A bid to give Northern Ireland special designated status within the EU after Brexit has been defeated in the European Parliament.
A bloc of left-wing parliamentarians, of which Sinn Féin is a part, proposed the measure in Strasbourg.
It was defeated by MEPs by 374 votes to 66.
DUP MEP Diane Dodds said: "Ultimately, this week's vote by MEPs is further demonstration that Sinn Féin's Brexit charm offensive has failed miserably."
The republican party's demand for special designated EU status for Northern Ireland post-Brexit has raised unionist concerns that their real motive was to drive a wedge between the North and the rest of the UK.
The fact Brexit has now been caught up in a reignited debate about a united Ireland has also polarised the issue.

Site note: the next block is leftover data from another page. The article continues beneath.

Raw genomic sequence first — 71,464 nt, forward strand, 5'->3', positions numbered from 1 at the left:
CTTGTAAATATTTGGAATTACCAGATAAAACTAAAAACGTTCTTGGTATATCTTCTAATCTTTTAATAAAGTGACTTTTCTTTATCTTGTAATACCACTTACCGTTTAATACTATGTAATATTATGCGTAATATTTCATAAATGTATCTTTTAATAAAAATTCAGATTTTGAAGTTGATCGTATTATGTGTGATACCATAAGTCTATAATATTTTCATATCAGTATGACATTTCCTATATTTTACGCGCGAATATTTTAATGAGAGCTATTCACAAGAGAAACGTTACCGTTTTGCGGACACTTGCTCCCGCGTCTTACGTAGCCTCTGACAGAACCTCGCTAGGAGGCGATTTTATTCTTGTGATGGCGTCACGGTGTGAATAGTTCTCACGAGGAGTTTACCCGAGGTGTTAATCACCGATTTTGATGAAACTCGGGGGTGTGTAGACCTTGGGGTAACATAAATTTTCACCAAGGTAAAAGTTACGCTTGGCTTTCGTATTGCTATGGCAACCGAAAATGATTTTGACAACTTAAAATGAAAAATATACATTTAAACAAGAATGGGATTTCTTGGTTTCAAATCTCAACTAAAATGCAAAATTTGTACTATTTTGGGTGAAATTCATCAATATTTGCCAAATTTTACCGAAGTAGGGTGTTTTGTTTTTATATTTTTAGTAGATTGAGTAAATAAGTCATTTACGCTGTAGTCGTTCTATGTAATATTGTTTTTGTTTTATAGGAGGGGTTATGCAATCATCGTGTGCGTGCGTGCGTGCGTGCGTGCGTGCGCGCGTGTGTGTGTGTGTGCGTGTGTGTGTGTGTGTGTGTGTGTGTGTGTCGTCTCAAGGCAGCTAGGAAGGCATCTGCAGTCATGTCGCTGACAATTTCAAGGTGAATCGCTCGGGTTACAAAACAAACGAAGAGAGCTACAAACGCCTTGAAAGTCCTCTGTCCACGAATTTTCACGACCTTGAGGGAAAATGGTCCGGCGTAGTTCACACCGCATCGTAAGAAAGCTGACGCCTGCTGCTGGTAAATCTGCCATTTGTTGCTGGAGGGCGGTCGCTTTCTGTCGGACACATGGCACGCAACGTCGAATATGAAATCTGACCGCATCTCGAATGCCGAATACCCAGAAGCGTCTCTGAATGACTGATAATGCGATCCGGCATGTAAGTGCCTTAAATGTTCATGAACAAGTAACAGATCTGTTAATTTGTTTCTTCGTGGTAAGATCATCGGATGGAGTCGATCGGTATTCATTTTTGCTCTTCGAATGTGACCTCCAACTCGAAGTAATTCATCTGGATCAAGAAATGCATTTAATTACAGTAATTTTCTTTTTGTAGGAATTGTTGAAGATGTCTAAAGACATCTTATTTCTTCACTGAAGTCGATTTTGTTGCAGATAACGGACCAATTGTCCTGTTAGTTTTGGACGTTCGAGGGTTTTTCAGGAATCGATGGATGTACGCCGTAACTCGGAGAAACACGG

The amendment to legislation in the European Parliament said the 1998 Good Friday Agreement, which largely ended the violence and subsequent agreements, should be fully upheld in the withdrawal agreement.
It said special EU status would also ensure membership of the Customs Union, Single Market and the jurisdiction of the European Court of Justice.
It also called for the freedom of movement of goods, people and services on the island of Ireland.
Mrs Dodds said the proposals would have prevented Northern Ireland from harnessing new opportunities which flow from Brexit as an integral part of the UK.
"Critically, it would also cut us off from the Great Britain market - by far the most importance marketplace for local goods and services from Northern Ireland."
Nationalists have argued retaining special designated status would ease all-Ireland trade.
Concerns over a hard border post-Brexit have exercised minds in Belfast, Dublin, London and Brussels, with a series of high-level promises to try and minimise its impact.
Ulster Unionist MEP Jim Nicholson said the amendment was "roundly rejected" by the Parliament.